Amstrad Action1st October 1986
Published in Amstrad Action #13
The 'teenage superhero' of the title is one Ricky Steel, and presumably the stainless part refers to frequent trips to the launderette with his undies. This condition is doubt-less brought on by having to battle an endless horde of aliens in a four-part shoot-'em-up, where he always ends up plastered all over a wall or a floor from a violent explosion.
The four zones consist of vertically scrolling landscapes on which you have to battle a variety of robot troops. In each zone the scenery, the robots and your task are different, although the gameplay is very similar for all four. The scrolling landscape occupies only a relatively small area of the screen and each stage has only one colour, although the landscape and character graphics are quite detailed.
In zone 0 you must move on foot up a roadway to reach your car, Nightwind. Trying to stop you are two sorts of robot: helicopters that move up and down the road shooting at you and robots that move across the road, also shooting. Like all the robots in the game these can be dispatched with your own laser fire. As you walk along, a fuel gauge runs down and has to be replenished with fuel cells floating at intervals along the road. You have to be careful since you can shoot these as well, and running out of fuel is fatal.
In zone 0 the only other obstacles are a couple of lines of cars behind two barriers across the road. However in zone 1 you have to drive across a desert littered with deadly obstacles, your car can fire and fly up and down, and accelerate, but is still dependent on regular fuel replenishment. Meanwhile, you're harassed by helicopters, missiles and static guns. All of these have to be wiped out before going on to the next zone.
Zone 2 has you flying over a waterway on which submarines pop up from time to time. You have to bomb all the submarines and shoot fighter planes to move further on. The supply of bombs is limited. You are without the shield which in the first two zones could protect you against bullets for a short time.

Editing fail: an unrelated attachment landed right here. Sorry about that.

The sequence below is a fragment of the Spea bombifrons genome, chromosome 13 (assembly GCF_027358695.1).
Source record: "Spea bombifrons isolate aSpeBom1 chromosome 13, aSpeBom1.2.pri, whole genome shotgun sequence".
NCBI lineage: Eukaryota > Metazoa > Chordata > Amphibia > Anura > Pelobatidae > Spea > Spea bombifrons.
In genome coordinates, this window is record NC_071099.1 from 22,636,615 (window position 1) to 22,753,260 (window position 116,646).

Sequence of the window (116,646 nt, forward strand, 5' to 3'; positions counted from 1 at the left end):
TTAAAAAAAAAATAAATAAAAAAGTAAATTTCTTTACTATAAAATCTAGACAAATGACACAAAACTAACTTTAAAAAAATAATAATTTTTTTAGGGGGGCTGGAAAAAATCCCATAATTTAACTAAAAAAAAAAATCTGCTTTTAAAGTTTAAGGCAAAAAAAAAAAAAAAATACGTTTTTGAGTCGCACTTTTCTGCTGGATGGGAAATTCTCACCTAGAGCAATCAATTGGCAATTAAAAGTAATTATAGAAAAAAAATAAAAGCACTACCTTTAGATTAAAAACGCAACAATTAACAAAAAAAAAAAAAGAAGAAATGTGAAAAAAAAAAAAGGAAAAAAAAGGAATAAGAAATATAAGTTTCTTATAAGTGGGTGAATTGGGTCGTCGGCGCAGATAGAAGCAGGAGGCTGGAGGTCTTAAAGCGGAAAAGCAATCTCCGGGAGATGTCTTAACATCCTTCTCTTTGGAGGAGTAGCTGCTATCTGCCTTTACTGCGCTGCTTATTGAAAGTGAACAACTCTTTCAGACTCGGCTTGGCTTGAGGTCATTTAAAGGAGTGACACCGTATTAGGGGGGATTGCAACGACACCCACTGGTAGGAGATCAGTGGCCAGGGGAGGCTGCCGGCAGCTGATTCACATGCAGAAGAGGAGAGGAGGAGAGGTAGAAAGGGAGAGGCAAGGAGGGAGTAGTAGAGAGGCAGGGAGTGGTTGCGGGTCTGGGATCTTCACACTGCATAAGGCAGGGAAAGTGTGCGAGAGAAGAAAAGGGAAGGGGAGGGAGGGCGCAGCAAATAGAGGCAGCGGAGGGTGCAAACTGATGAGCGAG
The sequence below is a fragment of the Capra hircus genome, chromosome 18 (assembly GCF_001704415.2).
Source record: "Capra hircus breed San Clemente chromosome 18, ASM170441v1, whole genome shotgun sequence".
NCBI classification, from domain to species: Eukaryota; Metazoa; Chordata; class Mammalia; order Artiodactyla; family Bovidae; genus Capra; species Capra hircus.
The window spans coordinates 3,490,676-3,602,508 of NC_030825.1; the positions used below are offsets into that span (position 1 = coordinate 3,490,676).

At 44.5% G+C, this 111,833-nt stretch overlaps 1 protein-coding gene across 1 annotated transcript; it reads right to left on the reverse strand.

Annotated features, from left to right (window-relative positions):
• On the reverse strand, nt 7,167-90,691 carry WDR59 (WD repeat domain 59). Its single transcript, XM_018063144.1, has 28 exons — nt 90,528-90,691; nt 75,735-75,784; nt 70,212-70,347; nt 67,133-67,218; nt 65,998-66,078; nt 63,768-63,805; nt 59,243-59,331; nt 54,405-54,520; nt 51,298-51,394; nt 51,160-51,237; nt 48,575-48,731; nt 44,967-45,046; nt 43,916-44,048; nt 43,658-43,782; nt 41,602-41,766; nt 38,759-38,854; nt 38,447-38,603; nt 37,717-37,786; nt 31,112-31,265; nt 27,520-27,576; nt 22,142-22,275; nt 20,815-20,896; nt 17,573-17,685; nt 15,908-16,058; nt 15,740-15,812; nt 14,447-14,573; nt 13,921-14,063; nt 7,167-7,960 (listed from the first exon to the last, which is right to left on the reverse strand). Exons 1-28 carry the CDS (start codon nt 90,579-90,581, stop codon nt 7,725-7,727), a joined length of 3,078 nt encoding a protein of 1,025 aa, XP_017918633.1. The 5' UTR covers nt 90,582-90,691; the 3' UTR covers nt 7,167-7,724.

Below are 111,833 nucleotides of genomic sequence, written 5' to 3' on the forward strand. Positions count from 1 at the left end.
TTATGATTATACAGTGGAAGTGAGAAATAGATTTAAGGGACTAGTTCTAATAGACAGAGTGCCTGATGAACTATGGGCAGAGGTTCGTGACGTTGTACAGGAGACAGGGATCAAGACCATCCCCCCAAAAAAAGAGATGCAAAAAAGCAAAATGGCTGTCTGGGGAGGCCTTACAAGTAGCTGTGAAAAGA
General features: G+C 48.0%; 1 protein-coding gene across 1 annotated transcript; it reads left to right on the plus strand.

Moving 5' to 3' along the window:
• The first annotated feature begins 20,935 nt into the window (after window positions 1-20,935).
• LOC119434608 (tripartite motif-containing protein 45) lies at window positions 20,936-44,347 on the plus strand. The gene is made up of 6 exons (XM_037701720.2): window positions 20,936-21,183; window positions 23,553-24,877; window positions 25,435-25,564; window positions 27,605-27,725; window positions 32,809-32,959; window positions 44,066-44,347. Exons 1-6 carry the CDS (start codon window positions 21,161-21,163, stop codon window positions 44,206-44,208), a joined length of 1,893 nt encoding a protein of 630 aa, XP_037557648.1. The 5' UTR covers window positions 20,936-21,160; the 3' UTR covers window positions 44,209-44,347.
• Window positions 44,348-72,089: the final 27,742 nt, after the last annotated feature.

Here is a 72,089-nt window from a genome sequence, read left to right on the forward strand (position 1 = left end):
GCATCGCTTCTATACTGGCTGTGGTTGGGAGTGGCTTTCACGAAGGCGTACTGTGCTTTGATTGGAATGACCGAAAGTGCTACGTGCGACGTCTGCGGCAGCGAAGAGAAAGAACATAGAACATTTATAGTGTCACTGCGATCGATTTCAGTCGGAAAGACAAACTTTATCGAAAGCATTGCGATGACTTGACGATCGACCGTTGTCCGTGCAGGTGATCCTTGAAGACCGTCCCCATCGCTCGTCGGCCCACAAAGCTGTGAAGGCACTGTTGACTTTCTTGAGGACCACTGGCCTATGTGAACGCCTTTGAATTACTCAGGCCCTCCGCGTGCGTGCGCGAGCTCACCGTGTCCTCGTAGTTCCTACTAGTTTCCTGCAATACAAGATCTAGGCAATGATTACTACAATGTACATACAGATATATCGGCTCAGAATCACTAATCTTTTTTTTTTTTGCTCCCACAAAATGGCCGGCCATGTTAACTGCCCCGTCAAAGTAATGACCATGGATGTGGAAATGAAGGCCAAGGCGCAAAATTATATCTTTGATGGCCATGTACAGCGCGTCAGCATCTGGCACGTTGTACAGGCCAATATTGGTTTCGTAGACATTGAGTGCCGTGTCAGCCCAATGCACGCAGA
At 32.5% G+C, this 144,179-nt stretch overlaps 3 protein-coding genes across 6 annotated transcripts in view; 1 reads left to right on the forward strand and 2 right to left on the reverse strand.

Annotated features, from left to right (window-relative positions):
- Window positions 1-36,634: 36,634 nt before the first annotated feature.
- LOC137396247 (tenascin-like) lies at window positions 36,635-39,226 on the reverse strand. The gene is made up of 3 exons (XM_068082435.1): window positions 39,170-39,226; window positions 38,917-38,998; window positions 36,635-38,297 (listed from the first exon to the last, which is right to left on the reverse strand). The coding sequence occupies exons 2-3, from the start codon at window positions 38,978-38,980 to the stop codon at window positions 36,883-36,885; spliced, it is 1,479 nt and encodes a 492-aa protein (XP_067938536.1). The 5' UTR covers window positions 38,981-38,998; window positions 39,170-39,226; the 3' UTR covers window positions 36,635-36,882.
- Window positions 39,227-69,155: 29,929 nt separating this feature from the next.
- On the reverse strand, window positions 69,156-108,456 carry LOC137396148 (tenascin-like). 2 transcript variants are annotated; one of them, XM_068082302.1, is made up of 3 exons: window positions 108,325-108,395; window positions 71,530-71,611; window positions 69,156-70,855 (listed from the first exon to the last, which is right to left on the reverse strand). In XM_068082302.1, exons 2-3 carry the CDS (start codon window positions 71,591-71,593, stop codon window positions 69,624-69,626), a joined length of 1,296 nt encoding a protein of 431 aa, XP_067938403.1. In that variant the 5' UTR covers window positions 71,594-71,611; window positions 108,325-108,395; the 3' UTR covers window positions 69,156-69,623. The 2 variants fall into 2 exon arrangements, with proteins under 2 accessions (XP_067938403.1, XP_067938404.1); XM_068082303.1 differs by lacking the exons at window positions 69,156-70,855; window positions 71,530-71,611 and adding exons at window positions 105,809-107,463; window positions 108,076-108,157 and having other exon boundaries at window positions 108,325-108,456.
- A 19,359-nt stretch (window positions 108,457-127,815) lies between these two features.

In the final zone, you have to kill the evil genius responsible for the whole shooting match. It is of coursc pretty tough as you drive through more new surroundings. To help you in all the zones there is a scanner - very useful but awkward, because it is horizontal while the route you travel is vertical.
This is a competent shoot-'em-up which will provide a tough challenge. Two things stop it being even better: despite detailed graphics and explosions the use of colour is woeful, and there just aren't enough stages or variety to them for the game to really last. Not a bad buy, though if you're loo-king for a skillful shoot-'em-up.
This game is frustrating. It has rotten collision detection and makes very poor use of colour. It sends you right back to the start of the section every lime you die. Worse still, the scanner is sideways-on to the direction of play, making it extremely difficult to follow. The most frustrating thing, however, is that so much effort went to produce such a poor game.
First Day Target Score
Get to zone 2.
Green Screen View
The bullets can be a bit harder to see, but the game certainly isn't any less colourful in green.
P. Detailed graphics and explosions.
P. Tough and skillful action.
P. Four stages requiring different skills.
P. Forward and rear attacks mean you can't afford to relax at all.
N. Awful lack of colour.
N. Not enough variety in the action.